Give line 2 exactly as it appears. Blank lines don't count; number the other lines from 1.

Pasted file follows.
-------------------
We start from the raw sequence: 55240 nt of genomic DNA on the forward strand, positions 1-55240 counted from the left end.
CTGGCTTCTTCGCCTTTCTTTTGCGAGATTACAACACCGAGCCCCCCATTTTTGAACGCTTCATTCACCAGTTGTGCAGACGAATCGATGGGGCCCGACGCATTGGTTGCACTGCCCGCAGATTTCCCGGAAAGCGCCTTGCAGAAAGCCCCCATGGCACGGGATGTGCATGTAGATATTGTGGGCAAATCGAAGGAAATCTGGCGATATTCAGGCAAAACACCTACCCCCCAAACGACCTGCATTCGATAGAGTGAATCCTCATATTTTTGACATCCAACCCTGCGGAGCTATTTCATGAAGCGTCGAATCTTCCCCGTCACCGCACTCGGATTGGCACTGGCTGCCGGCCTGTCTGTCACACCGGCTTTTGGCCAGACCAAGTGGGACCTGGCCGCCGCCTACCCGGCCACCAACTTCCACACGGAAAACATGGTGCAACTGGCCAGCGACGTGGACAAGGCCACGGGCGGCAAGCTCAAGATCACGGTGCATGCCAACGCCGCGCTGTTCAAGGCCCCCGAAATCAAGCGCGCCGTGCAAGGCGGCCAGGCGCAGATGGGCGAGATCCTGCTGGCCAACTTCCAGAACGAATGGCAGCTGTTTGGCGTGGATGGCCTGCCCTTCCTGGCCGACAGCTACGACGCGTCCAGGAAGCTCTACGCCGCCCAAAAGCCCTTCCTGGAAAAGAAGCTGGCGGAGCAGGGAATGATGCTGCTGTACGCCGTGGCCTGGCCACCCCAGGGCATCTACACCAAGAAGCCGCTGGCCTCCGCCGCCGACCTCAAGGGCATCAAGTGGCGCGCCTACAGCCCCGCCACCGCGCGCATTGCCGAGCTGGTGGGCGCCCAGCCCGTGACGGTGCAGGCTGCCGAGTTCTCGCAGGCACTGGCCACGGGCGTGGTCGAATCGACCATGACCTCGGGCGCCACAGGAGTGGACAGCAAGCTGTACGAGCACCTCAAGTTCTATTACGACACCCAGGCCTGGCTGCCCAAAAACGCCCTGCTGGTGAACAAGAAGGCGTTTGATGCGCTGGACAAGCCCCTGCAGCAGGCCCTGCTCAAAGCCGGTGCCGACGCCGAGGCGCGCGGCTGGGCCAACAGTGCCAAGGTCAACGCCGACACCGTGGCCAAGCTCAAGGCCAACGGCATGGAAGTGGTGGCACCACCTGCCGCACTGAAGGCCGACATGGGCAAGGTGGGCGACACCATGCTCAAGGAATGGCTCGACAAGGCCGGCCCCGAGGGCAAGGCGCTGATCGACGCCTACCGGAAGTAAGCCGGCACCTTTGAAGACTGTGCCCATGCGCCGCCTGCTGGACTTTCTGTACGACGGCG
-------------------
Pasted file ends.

CTGGCTTCTTCGCCTTTCTTTTGCGAGATTACAACACCGAGCCCCCCATTTTTGAACGCTTCATTCACCAGTTGTGCAGACGAATCGATGGGGCCCGACGCATTGGTTGCACTGCCCGCAGATTTCCCGGAAAGCGCCTTGCAGAAAGCCCCCATGGCACGGGATGTGCATGTAGATATTGTGGGCAAATCGAAGGAAATCTGGCGATATTCAGGCAAAACACCTACCCCCCAAACGACCTGCATTCGATAGAGTGAATCCTCATATTTTTGACATCCAACCCTGCGGAGCTATTTCATGAAGCGTCGAATCTTCCCCGTCACCGCACTCGGATTGGCACTGGCTGCCGGCCTGTCTGTCACACCGGCTTTTGGCCAGACCAAGTGGGACCTGGCCGCCGCCTACCCGGCCACCAACTTCCACACGGAAAACATGGTGCAACTGGCCAGCGACGTGGACAAGGCCACGGGCGGCAAGCTCAAGATCACGGTGCATGCCAACGCCGCGCTGTTCAAGGCCCCCGAAATCAAGCGCGCCGTGCAAGGCGGCCAGGCGCAGATGGGCGAGATCCTGCTGGCCAACTTCCAGAACGAATGGCAGCTGTTTGGCGTGGATGGCCTGCCCTTCCTGGCCGACAGCTACGACGCGTCCAGGAAGCTCTACGCCGCCCAAAAGCCCTTCCTGGAAAAGAAGCTGGCGGAGCAGGGAATGATGCTGCTGTACGCCGTGGCCTGGCCACCCCAGGGCATCTACACCAAGAAGCCGCTGGCCTCCGCCGCCGACCTCAAGGGCATCAAGTGGCGCGCCTACAGCCCCGCCACCGCGCGCATTGCCGAGCTGGTGGGCGCCCAGCCCGTGACGGTGCAGGCTGCCGAGTTCTCGCAGGCACTGGCCACGGGCGTGGTCGAATCGACCATGACCTCGGGCGCCACAGGAGTGGACAGCAAGCTGTACGAGCACCTCAAGTTCTATTACGACACCCAGGCCTGGCTGCCCAAAAACGCCCTGCTGGTGAACAAGAAGGCGTTTGATGCGCTGGACAAGCCCCTGCAGCAGGCCCTGCTCAAAGCCGGTGCCGACGCCGAGGCGCGCGGCTGGGCCAACAGTGCCAAGGTCAACGCCGACACCGTGGCCAAGCTCAAGGCCAACGGCATGGAAGTGGTGGCACCACCTGCCGCACTGAAGGCCGACATGGGCAAGGTGGGCGACACCATGCTCAAGGAATGGCTCGACAAGGCCGGCCCCGAGGGCAAGGCGCTGATCGACGCCTACCGGAAGTAAGCCGGCACCTTTGAAGACTGTGCCCATGCGCCGCCTGCTGGACTTTCTGTACGACGGCG